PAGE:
Peter Greene wrote this article for the Huffington Post. It is titled the hardest part of teaching. I encourage you to read it. I believe you write blog posts to evoke feeling and this is what has happened for me.
His first point is this, and I quote:
"The hard part of teaching is coming to grips with this:
There is never enough.
There is never enough time. There are never enough resources. There is never enough you."
I cannot disagree more with these statements. These statements may come from a point of view that "I" (the teacher) need to be the end-all and be-all of my student's education. If there could only be enough on me, then they would all be educated. There's that word again: educated.
Education is something that is done to me. Learning is something that I do.
His second statement:
"If you are going to take any control of your professional life, you have to make some hard, conscious decisions. What is it that I know I should be doing that I am not going to do?
.....If I know I should be doing it, then I need to be doing it. Otherwise we are committing what Gary Scholtens calls educational malpractice. Educational malpractice happens when a teacher is so committed to "covering the curriculum" they forget to allow opportunity for their students to learn. Education is something that is done to me. Learning is something that I do.
What this post says to me is that if I can get my kids to do enough stuff, I can grade it, then I've done my job. My job is not to fill in a grade book. I must do that, yes. But, my job is to shift the burden of learning to my students.
A completed assignment does not equal learning. A completed assignment proves the student can manipulate information into a pattern that can be construed as knowledge, but may only be the collection of similarly sounding ideas. Have you ever replaced, "please answer the following" with "please prove you have learned ________? You want some funny faces from your students; try that.
"Mr. Barner, what do you mean proved I learned about Mongolian throat singing? What is Mongolian throat singing?" Provide the opportunity for your students learn not trying to find the right answer, but the next question.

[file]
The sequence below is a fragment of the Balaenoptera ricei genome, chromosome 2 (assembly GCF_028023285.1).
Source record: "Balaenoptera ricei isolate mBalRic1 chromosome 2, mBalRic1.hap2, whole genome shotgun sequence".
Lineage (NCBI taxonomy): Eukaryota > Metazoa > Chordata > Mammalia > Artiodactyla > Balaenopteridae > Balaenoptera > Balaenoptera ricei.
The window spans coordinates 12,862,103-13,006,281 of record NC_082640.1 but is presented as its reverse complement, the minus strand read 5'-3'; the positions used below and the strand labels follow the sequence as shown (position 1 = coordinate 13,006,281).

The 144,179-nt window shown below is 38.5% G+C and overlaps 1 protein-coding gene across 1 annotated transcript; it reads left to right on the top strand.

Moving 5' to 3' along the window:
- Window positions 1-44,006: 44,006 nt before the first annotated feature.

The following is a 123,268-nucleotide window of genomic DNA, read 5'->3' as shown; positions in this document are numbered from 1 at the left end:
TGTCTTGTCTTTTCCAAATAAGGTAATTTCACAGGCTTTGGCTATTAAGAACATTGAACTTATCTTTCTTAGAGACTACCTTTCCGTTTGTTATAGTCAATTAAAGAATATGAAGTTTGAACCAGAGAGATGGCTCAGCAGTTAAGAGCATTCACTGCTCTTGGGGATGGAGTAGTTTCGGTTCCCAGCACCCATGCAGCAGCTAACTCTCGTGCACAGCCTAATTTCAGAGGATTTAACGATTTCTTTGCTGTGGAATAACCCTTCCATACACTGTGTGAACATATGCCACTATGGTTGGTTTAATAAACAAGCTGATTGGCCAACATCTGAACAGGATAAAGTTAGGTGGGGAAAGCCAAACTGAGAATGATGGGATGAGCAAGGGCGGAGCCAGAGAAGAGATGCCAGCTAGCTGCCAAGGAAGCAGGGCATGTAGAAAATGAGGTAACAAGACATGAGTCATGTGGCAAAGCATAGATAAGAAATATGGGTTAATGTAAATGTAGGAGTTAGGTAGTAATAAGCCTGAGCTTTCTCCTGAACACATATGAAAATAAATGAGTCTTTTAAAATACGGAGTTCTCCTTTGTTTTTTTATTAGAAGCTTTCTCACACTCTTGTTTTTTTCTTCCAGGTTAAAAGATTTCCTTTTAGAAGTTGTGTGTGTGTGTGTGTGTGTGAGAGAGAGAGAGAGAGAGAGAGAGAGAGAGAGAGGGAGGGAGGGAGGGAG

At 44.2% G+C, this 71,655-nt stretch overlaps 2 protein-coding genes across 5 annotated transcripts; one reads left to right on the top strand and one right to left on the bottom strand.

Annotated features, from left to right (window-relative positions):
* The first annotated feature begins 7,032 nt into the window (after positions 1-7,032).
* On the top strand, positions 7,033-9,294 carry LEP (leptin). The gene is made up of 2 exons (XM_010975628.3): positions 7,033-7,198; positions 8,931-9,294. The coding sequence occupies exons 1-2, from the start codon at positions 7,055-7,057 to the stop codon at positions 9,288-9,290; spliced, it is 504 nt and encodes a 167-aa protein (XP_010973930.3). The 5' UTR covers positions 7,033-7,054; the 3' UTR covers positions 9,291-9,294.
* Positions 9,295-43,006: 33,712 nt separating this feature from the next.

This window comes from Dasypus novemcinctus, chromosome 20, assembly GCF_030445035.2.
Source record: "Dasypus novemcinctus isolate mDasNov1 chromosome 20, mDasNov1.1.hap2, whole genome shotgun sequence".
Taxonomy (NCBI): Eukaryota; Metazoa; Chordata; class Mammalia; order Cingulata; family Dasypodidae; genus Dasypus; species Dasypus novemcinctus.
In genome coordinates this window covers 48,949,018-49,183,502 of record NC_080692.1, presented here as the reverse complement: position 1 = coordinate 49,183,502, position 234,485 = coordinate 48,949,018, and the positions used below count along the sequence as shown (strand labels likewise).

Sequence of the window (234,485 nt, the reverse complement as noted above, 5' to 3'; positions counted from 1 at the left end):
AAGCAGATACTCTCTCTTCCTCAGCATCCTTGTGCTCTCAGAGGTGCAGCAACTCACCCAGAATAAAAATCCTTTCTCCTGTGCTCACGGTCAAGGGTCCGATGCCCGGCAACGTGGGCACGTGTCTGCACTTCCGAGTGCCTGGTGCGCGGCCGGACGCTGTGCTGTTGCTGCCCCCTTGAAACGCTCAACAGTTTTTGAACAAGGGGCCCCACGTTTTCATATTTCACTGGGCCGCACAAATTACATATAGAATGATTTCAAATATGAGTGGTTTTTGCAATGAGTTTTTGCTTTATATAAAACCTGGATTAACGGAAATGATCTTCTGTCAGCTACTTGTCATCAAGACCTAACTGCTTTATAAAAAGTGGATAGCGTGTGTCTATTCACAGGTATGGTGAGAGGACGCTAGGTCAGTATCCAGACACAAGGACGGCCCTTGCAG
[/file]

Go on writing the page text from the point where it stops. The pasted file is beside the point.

Now here is something I can get behind and a point of light in this article. He says,
"Show me a teacher who thinks she's got everything all under control and doesn't need to fix a thing for next year, and I will show you a lousy teacher. (Here's the point of light) The best teachers I've ever known can give you a list of exactly what they don't do well enough yet."
This I agree with because it proves that good teachers reflect. Better teachers reflect out in the open. With their teams. On Twitter. We know this.
So, then Mr. Greene provides us with "the metaphor for the day:"
"Teaching is like painting a huge Victorian mansion. And you don't actually have enough paint."
The metaphor of teaching being the same as painting a huge Victorian mansion means that teaching is a task with a beginning and end. Supposing you don't have enough paint is a result of poor planning.
Continuing, he says, "Where are school reformy folks in this metaphor? They're the ones who show up and tell you that having a ladder is making you lazy, and you should work without it... They're the ones who show up after the work is done and tell passersby, "See that one good looking part? That turned out good because the painters followed my instructions."
I would love for Mr. Greene to make a list of "school reformy folks."
The educational reformers and innovators who I have experience with are one's who stand behind you. They give you ideas they have used in real classroom experience and then help you adapt it to your classroom and your situation. The educational reformers and innovators who I respect are the ones who post their ideas on Twitter and beg you to steal and use and improve. The "school reformy folks" Mr. Greene is talking about seem to be those folks that come in for a one day, sit and get professional development where their main goal is for you to buy their book or a poster or a motivational wall hanging.
He ends by saying, "Trust us, We will suck it up. We will make do. We will Find A Way
I'll end by saying: Trust us. We are invested in your children. We make it our business to do more than educate your students. We will make it our business to build relationships with your students and help them, not to find the correct answers, but to learn how to learn.
A quotations come directly from http://www.huffingtonpost.com/peter-greene/the-hardest-part-teaching_b_5554448.html which was originally posted on Curmudgication.